The 'Time Plays' are a series of dramas written by British author J. B. Priestley written during the 1930s and 40s. They are so called because each plays with a different concept of time. In each play an alternative theory of time becomes the central metaphor or theatrical device of the play, the characters' lives being affected by how they react to the unusual temporal landscape they encounter.
The Time Plays are usually thought of as including Dangerous Corner, in which exposure of a group of characters' dark secrets is wiped out when the play returns to the beginning at the fall of the curtain; Time and the Conways, which explores J. W. Dunne's theory of simultaneous time expounded in the book An Experiment with Time; I Have Been Here Before, which is inspired by P. D. Ouspensky's theory of eternal recurrence from A New Model of the Universe; Johnson Over Jordan, in which a man encounters a series of trials in the afterlife; The Long Mirror, in which a woman (an artist) has a curiously intimate relationship with a man (a musician) she has never met in the real world before. After five years of sharing his life in the spirit they finally meet at a Welsh hotel and, most famously, An Inspector Calls, in which a family undergo a police investigation into a suicide which they later discover has not happened yet.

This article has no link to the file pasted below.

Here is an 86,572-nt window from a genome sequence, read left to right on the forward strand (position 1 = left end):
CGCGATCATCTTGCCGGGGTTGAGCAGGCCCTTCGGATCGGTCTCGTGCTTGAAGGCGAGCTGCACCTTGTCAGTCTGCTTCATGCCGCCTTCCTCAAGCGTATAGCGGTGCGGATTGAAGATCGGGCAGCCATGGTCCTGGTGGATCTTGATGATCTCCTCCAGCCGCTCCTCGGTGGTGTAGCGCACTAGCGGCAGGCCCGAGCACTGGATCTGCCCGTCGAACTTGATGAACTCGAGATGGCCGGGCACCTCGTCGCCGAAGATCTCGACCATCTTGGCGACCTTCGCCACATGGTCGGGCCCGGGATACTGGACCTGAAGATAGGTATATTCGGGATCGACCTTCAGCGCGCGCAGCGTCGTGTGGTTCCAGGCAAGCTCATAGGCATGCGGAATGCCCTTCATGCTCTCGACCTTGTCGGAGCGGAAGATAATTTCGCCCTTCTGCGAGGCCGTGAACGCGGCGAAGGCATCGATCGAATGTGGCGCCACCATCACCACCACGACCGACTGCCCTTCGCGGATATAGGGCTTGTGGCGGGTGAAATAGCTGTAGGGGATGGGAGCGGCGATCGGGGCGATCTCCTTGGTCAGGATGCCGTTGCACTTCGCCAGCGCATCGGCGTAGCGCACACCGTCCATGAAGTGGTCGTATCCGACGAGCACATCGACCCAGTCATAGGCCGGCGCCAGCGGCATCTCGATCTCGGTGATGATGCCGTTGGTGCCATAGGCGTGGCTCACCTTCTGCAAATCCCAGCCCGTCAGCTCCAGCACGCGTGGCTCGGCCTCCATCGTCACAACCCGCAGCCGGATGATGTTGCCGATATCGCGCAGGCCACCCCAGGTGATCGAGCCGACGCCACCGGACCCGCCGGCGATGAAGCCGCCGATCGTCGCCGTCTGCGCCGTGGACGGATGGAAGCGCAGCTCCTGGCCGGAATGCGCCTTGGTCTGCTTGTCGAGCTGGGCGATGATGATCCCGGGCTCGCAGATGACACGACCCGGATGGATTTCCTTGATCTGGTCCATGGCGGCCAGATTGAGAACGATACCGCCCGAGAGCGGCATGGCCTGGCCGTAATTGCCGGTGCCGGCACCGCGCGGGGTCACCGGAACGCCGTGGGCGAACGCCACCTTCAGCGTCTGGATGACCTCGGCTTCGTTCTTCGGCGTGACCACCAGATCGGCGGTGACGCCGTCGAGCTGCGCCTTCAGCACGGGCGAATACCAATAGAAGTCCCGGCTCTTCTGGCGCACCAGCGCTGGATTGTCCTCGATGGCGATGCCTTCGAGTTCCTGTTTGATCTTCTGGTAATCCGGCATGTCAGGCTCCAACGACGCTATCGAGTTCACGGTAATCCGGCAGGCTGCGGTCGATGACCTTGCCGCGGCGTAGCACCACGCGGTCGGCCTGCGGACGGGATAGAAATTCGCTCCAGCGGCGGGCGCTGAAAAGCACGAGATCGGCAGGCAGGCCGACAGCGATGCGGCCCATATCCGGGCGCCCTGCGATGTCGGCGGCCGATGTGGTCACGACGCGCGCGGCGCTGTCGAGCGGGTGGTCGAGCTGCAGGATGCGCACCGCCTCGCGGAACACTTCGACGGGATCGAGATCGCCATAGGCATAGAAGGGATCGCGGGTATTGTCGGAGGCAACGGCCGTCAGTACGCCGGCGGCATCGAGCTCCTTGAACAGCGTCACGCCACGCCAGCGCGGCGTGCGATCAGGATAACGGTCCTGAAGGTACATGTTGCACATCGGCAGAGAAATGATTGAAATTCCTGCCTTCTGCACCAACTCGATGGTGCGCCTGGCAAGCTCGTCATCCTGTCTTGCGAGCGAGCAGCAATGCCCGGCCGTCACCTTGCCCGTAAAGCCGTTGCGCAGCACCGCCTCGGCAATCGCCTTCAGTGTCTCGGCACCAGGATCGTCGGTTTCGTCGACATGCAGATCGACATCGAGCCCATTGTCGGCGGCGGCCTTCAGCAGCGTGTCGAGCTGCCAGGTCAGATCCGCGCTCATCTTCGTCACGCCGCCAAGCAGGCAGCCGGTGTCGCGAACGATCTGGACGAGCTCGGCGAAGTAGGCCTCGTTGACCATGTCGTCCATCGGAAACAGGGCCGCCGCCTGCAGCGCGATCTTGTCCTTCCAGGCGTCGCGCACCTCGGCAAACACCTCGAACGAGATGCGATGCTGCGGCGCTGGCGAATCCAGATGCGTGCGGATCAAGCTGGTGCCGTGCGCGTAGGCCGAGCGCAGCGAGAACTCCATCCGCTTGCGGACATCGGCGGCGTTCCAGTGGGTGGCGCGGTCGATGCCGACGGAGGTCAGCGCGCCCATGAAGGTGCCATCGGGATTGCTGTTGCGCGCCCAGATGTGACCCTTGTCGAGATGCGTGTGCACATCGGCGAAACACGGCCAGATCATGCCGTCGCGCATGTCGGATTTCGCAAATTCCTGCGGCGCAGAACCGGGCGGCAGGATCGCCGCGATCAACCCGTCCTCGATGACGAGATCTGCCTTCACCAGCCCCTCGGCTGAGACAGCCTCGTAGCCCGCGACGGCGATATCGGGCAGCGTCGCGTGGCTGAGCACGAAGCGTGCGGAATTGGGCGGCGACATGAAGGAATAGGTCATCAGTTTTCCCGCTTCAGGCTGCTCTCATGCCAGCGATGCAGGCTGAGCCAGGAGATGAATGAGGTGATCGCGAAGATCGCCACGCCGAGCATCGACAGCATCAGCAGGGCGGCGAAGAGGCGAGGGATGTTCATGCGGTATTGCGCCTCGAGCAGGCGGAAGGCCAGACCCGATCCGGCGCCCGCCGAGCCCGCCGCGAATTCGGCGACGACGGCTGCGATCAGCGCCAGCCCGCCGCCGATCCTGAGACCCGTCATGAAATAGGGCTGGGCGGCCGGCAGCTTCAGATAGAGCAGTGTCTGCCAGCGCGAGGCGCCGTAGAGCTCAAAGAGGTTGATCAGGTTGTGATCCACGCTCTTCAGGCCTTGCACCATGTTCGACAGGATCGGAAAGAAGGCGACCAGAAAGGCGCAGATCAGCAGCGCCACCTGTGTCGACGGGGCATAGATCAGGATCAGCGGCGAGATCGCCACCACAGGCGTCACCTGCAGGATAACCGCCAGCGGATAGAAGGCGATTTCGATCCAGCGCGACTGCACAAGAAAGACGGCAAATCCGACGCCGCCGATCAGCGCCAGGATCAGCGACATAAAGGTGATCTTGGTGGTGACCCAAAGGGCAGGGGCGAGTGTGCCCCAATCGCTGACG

Of all the theories of time employed in the plays Priestley professed to believe only in one: that of J. W. Dunne. Although these plays are still popular with audiences and regularly undergo revivals in the UK, critical opinion remains divided about their literary worth and the validity, or not, of the use of the time theories as theatrical devices.